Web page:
The story, from Dave Johannson and Nick Schenk, fleshes out Kowalski quite nicely. We learn just enough about his past to at least partially understand him but not so much that some of the mystery behind his character doesn't work. The similarities between Kowalski and Eastwood's better known 'Dirty' Harry Callahan are hard to ignore and at times this film does feel like the sequel that it was rumored to have been, particularly when a gun toting Kowalski is starring down a gang of thugs and it's maybe not out of line to think that these two characters exist in the same sort of universe. Supporting performances from the aforementioned Vang and Her flesh out the cast nicely, as does some welcome comedic support from John Carroll Lynch (probably best known for his role in Fincher's Zodiac) who plays Kowalski's surly barber and from Carley who plays the priest. Eastwood has surrounded himself with talented people here, though this is his show all the way.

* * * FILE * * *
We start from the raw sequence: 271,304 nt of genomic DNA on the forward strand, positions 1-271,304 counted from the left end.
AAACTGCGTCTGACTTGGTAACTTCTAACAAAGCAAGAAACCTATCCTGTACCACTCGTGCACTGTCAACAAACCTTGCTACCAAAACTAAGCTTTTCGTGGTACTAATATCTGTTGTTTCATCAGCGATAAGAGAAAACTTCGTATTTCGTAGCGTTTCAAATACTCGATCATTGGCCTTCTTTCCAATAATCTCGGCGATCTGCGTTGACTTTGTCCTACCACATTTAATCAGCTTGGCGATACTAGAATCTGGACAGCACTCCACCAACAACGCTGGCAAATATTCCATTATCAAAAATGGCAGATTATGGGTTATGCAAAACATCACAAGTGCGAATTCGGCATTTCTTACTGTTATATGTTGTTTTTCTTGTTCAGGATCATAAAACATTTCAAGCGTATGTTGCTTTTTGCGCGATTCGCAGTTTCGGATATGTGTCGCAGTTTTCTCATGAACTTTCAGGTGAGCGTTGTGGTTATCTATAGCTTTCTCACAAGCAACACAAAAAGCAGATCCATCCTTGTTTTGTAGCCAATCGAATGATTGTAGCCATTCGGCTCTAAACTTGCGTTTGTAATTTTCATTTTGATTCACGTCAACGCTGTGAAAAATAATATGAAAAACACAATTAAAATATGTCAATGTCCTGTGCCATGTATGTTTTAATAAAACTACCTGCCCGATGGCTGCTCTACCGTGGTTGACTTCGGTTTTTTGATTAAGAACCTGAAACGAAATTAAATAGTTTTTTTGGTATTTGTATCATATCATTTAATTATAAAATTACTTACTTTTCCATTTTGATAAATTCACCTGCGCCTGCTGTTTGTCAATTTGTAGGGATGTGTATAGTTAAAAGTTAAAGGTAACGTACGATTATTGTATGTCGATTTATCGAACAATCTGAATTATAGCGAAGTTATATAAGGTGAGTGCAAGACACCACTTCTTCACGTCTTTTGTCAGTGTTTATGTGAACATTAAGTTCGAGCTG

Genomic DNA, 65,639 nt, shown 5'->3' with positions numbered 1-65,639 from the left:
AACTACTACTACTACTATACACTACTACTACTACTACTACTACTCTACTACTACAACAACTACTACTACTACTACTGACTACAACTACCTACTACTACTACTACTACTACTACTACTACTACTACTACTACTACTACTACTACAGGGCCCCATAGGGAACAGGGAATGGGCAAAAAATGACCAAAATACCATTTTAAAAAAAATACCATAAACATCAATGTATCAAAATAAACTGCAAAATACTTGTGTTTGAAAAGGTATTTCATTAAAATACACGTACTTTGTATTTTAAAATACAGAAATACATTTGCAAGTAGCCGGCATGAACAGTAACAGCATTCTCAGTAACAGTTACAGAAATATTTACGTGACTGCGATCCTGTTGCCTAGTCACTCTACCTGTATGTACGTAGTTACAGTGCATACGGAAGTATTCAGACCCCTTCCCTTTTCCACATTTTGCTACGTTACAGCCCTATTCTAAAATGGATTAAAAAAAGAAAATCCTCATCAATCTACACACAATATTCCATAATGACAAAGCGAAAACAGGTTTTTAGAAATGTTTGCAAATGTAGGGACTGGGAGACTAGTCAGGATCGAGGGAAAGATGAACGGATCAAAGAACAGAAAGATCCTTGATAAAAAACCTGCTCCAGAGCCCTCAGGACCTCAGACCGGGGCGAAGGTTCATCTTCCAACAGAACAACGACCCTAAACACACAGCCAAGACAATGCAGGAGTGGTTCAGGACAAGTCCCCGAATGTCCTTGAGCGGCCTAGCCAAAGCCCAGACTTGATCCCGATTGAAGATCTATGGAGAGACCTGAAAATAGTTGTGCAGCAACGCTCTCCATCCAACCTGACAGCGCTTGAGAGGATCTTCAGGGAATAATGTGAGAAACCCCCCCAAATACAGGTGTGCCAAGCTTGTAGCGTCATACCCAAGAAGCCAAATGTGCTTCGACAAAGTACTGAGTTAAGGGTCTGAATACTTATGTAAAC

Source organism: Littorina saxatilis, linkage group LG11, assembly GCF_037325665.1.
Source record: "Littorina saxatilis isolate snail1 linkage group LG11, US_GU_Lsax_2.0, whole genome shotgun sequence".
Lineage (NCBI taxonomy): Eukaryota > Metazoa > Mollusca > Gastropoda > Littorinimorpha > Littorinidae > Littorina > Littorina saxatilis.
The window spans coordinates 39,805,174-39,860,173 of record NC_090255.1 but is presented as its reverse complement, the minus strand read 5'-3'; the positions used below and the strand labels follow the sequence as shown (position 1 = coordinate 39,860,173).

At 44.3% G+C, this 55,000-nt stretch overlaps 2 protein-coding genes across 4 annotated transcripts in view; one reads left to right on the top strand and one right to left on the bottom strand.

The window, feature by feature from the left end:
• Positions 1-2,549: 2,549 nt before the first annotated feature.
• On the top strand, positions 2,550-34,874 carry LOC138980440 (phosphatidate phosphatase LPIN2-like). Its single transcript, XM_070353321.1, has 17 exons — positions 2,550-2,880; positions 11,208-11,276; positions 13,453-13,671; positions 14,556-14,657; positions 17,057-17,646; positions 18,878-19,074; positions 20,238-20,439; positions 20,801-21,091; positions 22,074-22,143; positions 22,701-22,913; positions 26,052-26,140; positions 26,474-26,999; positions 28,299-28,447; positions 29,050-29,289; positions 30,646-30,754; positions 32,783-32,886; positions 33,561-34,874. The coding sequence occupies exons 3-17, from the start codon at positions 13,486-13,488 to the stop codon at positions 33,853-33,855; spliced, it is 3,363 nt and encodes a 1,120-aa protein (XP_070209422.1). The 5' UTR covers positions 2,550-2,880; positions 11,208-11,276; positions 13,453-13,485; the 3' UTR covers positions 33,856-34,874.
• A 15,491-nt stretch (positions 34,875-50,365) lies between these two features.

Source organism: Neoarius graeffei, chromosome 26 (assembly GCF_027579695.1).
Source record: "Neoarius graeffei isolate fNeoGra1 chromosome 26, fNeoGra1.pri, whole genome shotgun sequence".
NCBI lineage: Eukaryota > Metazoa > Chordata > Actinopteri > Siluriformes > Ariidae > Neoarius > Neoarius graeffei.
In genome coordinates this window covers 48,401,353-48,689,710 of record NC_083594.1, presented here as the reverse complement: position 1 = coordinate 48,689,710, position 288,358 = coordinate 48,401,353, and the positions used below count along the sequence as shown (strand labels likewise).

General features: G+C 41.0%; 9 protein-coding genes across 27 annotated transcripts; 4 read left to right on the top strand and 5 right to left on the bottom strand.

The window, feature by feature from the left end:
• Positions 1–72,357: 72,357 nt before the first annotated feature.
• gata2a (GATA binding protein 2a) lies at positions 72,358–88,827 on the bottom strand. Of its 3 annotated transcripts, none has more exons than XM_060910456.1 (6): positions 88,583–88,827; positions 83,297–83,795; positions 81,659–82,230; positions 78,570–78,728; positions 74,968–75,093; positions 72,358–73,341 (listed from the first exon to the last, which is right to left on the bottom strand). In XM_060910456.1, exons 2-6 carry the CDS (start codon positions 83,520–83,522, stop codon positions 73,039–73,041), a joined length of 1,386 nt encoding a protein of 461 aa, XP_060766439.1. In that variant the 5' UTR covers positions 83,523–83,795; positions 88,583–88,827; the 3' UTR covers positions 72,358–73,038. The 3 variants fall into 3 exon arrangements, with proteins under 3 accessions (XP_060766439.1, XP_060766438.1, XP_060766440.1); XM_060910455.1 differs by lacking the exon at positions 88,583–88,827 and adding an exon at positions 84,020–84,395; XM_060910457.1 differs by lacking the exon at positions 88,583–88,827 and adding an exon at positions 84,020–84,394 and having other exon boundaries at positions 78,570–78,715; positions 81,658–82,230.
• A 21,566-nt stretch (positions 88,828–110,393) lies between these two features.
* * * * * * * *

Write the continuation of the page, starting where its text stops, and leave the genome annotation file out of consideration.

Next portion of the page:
Gran Torino arrives on Blu-ray in a very nice 2.40.1 1080p VC-1 encoded high definition anamorphic widescreen transfer. This isn't a particularly colorful film so don't expect bright colors to leap off the screen and grab you by the throat. This transfer does, however, feature some very nice fine detail and a strong, clean, image. Facial close ups look great, as you can see pretty much every line on Walt's weathered and worn face which makes for an interesting contrast with the youthful visages of Thao and Sue. While colors aren't overly bright, they are reproduced quite faithfully here, never looking artificially pumped up or over saturated and there are moments where the color really does stand out quite nicely against the bleak backdrop - look at the American flag that hangs off of Walt's porch or the colors of the food that the neighbors bring him. Black levels are strong and inky while shadow detail remains quite good. Skin tones look very lifelike and very natural and there are no problems with mpeg compression artifacts or edge enhancement to report. All in all, the movie looks very good on this disc.